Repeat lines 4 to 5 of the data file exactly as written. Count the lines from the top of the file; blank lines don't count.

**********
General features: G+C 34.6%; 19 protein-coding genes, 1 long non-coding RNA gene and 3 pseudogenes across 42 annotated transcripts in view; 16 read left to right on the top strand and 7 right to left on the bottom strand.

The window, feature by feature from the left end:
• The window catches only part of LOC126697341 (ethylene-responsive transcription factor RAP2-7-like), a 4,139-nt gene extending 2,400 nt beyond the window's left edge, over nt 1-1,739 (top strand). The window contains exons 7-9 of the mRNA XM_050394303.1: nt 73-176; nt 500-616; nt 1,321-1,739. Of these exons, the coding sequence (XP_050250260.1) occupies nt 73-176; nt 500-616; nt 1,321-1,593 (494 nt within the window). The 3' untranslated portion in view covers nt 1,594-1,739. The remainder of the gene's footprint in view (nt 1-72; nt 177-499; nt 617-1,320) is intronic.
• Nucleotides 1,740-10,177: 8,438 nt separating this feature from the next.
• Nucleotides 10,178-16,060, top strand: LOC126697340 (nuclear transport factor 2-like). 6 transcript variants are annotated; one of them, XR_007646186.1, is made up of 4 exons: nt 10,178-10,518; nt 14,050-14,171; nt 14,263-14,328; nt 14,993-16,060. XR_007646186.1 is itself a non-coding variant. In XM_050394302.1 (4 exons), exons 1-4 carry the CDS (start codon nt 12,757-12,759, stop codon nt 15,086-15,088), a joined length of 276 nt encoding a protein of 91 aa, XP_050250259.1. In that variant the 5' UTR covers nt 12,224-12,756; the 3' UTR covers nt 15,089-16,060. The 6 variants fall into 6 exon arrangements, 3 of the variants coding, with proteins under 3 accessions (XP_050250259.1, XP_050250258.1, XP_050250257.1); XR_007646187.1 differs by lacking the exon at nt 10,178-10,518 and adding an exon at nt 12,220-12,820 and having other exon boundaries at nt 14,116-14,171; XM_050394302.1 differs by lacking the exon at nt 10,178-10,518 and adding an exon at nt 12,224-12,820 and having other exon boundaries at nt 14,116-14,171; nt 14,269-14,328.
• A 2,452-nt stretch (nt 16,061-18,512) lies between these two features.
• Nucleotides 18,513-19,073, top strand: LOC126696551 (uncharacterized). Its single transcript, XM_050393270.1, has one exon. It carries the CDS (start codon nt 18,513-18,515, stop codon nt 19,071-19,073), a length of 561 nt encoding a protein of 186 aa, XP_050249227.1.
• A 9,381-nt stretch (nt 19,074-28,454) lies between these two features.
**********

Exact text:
• Nucleotides 1,740-10,177: 8,438 nt separating this feature from the next.
• Nucleotides 10,178-16,060, top strand: LOC126697340 (nuclear transport factor 2-like). 6 transcript variants are annotated; one of them, XR_007646186.1, is made up of 4 exons: nt 10,178-10,518; nt 14,050-14,171; nt 14,263-14,328; nt 14,993-16,060. XR_007646186.1 is itself a non-coding variant. In XM_050394302.1 (4 exons), exons 1-4 carry the CDS (start codon nt 12,757-12,759, stop codon nt 15,086-15,088), a joined length of 276 nt encoding a protein of 91 aa, XP_050250259.1. In that variant the 5' UTR covers nt 12,224-12,756; the 3' UTR covers nt 15,089-16,060. The 6 variants fall into 6 exon arrangements, 3 of the variants coding, with proteins under 3 accessions (XP_050250259.1, XP_050250258.1, XP_050250257.1); XR_007646187.1 differs by lacking the exon at nt 10,178-10,518 and adding an exon at nt 12,220-12,820 and having other exon boundaries at nt 14,116-14,171; XM_050394302.1 differs by lacking the exon at nt 10,178-10,518 and adding an exon at nt 12,224-12,820 and having other exon boundaries at nt 14,116-14,171; nt 14,269-14,328.